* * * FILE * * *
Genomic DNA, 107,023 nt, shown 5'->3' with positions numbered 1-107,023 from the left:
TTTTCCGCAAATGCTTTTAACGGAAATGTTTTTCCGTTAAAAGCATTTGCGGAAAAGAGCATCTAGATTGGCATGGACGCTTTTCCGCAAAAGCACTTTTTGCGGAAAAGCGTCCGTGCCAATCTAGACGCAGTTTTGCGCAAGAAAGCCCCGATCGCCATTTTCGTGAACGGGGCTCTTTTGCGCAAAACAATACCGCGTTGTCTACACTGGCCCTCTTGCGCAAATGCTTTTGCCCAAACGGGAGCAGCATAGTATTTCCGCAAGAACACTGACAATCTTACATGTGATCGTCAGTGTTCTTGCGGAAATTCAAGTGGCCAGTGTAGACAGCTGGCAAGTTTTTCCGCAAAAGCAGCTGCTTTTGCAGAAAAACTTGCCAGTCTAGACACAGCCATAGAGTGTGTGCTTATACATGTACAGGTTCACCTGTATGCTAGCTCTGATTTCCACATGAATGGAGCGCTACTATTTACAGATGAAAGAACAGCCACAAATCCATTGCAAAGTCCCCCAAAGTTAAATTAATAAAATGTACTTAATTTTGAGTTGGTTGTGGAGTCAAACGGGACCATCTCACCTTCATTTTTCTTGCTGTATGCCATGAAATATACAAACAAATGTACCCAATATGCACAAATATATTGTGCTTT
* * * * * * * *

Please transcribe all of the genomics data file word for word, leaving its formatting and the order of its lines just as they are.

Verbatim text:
Genomic DNA, 107,023 nt, shown 5'->3' with positions numbered 1-107,023 from the left:
TTTTCCGCAAATGCTTTTAACGGAAATGTTTTTCCGTTAAAAGCATTTGCGGAAAAGAGCATCTAGATTGGCATGGACGCTTTTCCGCAAAAGCACTTTTTGCGGAAAAGCGTCCGTGCCAATCTAGACGCAGTTTTGCGCAAGAAAGCCCCGATCGCCATTTTCGTGAACGGGGCTCTTTTGCGCAAAACAATACCGCGTTGTCTACACTGGCCCTCTTGCGCAAATGCTTTTGCCCAAACGGGAGCAGCATAGTATTTCCGCAAGAACACTGACAATCTTACATGTGATCGTCAGTGTTCTTGCGGAAATTCAAGTGGCCAGTGTAGACAGCTGGCAAGTTTTTCCGCAAAAGCAGCTGCTTTTGCAGAAAAACTTGCCAGTCTAGACACAGCCATAGAGTGTGTGCTTATACATGTACAGGTTCACCTGTATGCTAGCTCTGATTTCCACATGAATGGAGCGCTACTATTTACAGATGAAAGAACAGCCACAAATCCATTGCAAAGTCCCCCAAAGTTAAATTAATAAAATGTACTTAATTTTGAGTTGGTTGTGGAGTCAAACGGGACCATCTCACCTTCATTTTTCTTGCTGTATGCCATGAAATATACAAACAAATGTACCCAATATGCACAAATATATTGTGCTTT